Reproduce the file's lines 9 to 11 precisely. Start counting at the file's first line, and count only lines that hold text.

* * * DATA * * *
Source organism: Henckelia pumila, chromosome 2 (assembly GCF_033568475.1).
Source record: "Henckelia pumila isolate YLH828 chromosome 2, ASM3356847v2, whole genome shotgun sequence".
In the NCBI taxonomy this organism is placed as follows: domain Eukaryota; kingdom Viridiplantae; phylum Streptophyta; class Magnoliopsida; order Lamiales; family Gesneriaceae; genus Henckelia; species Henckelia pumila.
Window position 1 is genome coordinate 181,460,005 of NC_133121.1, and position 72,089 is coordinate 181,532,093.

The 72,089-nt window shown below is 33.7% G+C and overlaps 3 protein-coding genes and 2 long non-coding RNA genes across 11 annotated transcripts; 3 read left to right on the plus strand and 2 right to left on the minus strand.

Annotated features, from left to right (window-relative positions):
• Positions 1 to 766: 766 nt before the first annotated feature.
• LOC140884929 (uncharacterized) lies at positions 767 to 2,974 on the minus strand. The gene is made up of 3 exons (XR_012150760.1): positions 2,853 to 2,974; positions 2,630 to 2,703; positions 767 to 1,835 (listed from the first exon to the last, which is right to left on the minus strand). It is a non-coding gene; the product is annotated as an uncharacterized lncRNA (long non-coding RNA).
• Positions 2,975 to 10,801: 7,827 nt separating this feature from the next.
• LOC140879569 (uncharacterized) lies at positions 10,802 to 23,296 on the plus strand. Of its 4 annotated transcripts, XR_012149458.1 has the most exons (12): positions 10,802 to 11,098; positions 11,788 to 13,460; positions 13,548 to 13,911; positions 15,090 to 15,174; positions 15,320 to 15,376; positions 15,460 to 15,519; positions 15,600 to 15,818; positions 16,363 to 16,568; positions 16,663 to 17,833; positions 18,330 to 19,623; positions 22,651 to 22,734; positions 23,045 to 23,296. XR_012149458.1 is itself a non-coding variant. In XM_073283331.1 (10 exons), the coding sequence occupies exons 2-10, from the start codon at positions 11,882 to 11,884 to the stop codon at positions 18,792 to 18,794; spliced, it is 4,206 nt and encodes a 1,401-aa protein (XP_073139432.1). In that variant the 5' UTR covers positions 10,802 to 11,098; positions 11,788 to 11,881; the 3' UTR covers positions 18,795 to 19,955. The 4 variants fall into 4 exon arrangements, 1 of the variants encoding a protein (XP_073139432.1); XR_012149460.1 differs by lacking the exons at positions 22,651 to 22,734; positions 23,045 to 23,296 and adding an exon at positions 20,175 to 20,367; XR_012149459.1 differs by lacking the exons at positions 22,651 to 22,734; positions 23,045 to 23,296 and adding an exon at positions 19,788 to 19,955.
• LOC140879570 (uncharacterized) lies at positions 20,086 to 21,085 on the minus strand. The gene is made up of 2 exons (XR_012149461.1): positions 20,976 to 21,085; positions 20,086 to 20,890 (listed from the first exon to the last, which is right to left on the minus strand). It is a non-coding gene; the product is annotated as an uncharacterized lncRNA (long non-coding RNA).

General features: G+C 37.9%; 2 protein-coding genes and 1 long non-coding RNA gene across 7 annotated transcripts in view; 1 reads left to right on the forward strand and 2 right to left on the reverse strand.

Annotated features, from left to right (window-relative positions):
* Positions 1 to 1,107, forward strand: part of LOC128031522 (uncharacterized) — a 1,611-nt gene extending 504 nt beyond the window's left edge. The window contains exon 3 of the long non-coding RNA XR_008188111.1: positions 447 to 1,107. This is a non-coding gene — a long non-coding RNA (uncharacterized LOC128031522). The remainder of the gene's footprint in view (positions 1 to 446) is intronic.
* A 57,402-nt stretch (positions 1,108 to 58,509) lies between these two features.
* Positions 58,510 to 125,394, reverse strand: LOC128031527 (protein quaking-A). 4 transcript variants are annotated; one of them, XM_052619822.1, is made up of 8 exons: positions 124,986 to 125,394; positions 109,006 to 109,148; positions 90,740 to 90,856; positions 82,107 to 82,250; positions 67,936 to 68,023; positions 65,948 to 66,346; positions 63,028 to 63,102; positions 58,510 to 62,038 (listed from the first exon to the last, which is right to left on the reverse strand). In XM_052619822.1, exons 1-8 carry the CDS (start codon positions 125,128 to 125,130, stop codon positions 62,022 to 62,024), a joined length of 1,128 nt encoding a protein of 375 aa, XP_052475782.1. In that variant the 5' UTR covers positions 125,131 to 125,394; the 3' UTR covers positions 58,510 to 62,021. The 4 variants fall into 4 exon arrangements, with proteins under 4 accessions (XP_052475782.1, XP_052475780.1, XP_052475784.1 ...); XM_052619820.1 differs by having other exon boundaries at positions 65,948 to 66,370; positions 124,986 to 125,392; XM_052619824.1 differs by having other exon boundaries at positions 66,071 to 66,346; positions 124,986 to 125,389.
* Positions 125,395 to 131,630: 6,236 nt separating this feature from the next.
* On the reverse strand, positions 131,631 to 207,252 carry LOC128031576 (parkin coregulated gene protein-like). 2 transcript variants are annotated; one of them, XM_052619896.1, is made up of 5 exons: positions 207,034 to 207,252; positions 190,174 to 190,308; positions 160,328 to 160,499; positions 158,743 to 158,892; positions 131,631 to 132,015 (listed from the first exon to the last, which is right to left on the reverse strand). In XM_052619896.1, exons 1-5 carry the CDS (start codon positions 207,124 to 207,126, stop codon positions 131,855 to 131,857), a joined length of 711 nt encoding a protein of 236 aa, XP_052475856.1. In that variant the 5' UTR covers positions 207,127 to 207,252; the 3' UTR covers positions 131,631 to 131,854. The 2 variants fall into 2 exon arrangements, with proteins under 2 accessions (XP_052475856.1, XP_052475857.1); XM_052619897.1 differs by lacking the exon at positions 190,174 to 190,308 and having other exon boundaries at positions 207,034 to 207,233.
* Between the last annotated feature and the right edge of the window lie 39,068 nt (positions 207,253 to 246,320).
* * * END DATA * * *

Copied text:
• Positions 2,975 to 10,801: 7,827 nt separating this feature from the next.
• LOC140879569 (uncharacterized) lies at positions 10,802 to 23,296 on the plus strand. Of its 4 annotated transcripts, XR_012149458.1 has the most exons (12): positions 10,802 to 11,098; positions 11,788 to 13,460; positions 13,548 to 13,911; positions 15,090 to 15,174; positions 15,320 to 15,376; positions 15,460 to 15,519; positions 15,600 to 15,818; positions 16,363 to 16,568; positions 16,663 to 17,833; positions 18,330 to 19,623; positions 22,651 to 22,734; positions 23,045 to 23,296. XR_012149458.1 is itself a non-coding variant. In XM_073283331.1 (10 exons), the coding sequence occupies exons 2-10, from the start codon at positions 11,882 to 11,884 to the stop codon at positions 18,792 to 18,794; spliced, it is 4,206 nt and encodes a 1,401-aa protein (XP_073139432.1). In that variant the 5' UTR covers positions 10,802 to 11,098; positions 11,788 to 11,881; the 3' UTR covers positions 18,795 to 19,955. The 4 variants fall into 4 exon arrangements, 1 of the variants encoding a protein (XP_073139432.1); XR_012149460.1 differs by lacking the exons at positions 22,651 to 22,734; positions 23,045 to 23,296 and adding an exon at positions 20,175 to 20,367; XR_012149459.1 differs by lacking the exons at positions 22,651 to 22,734; positions 23,045 to 23,296 and adding an exon at positions 19,788 to 19,955.
• LOC140879570 (uncharacterized) lies at positions 20,086 to 21,085 on the minus strand. The gene is made up of 2 exons (XR_012149461.1): positions 20,976 to 21,085; positions 20,086 to 20,890 (listed from the first exon to the last, which is right to left on the minus strand). It is a non-coding gene; the product is annotated as an uncharacterized lncRNA (long non-coding RNA).